Susan Leopold: Domestic Anxiety
1. In contrast with her earlier focus on public spaces, Susan Leopold’s latest efforts explore intimate and meticulously crafted domestic environments, reimagined from key scenes in books such as “Coraline” by Neil Gaiman
2. Included in the renown public and private collections such as LACMA, the Brooklyn Museum, and the Deutsche Bank among others
Susan Leopold is known for intricate and luminous diorama-like sculptures that explore the urban environment as well as urban living. One of her public sculptures, Alleyways, Tribeca, a miniature cityscape installed within New York’s Franklin Street subway station, has enthralled commuters and art audiences alike since it was commissioned by the Metropolitan Transit Authority in 2005.
In contrast with her earlier works that deal with public spaces, Leopold’s latest efforts, featured in Domestic Anxiety, explore primarily domestic environments of house and home. These meticulously crafted constructions allow intimate views of what appear to be ordinary living rooms, kitchens, and bedrooms in miniature. Although figures are absent, the evidence of human activity in each of these rooms is clear and intense. Dishes left in sinks, papers strewn on tables, open books on a kitchen table imply that the occupants have very recently vacated the premises. A certain tension, and indeed, sometimes a feeling of anxiety arises in these works as one considers the vivid scenarios that may have unfolded in these places, and wonders if the residents will ever return.
The five sculptures and related works on paper in the exhibition were, in fact, inspired by narratives from novels intended for adolescents and young adults. Leopold, reading the works with her teenage daughter, visually reimagined certain domestic interiors from key scenes in books such as Coraline by Neil Gaiman; Walk Two Moons by Sharon Creech; and One Crazy Summer by Rita Williams-Garcia.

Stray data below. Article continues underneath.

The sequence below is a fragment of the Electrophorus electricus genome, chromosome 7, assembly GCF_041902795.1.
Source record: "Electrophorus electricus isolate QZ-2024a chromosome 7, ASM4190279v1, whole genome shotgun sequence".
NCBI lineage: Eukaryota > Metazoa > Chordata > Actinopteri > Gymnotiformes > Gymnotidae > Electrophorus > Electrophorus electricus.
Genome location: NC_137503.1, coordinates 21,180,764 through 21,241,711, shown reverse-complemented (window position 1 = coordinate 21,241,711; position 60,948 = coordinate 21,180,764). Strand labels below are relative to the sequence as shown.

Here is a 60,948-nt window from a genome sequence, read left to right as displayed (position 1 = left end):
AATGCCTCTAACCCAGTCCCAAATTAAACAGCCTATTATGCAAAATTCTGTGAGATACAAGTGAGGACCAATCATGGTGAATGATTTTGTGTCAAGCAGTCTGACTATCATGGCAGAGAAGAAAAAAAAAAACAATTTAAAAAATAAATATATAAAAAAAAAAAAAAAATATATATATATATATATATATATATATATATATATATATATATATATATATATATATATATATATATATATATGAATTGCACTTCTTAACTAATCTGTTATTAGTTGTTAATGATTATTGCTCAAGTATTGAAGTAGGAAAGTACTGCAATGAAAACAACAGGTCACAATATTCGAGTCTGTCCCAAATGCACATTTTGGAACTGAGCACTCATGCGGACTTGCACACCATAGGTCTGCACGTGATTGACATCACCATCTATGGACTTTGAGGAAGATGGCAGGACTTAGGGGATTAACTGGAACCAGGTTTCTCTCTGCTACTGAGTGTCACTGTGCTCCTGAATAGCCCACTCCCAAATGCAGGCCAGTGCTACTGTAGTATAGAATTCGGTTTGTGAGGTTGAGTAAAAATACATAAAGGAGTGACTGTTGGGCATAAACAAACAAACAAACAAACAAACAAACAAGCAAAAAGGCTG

“It is hardly necessary to have read the novels in order to appreciate the sculptures on many other levels,” David Ebony writes in the catalog accompanying the exhibition, “Leopold examines universal themes, including the psychological ramifications of miniaturization and its ability to foster reverie and imagination.”
Each sculpture is convincing in its exacting verisimilitude and thoroughly engaging in its suggestion of a fanciful and remarkable narrative. The notion of “home” is a predominant theme throughout the exhibition. Although the works on view are precise, virtuoso renderings of domiciles, they examine the elusive and often unpredictable drama of everyday living.
Susan Leopold was born in Chicago, Illinois. She lives and works in New York City. She holds a Masters Degree from the Interactive Telecommunication Program in the Tisch School of Arts, New York University, and a BFA from The School of Visual Arts, New York City. Leopold is a recipient of the Fulbright Fellowship, New York Foundation for the Arts, and commissioned by The Metropolitan Transit Authority-Arts for Transit NYC.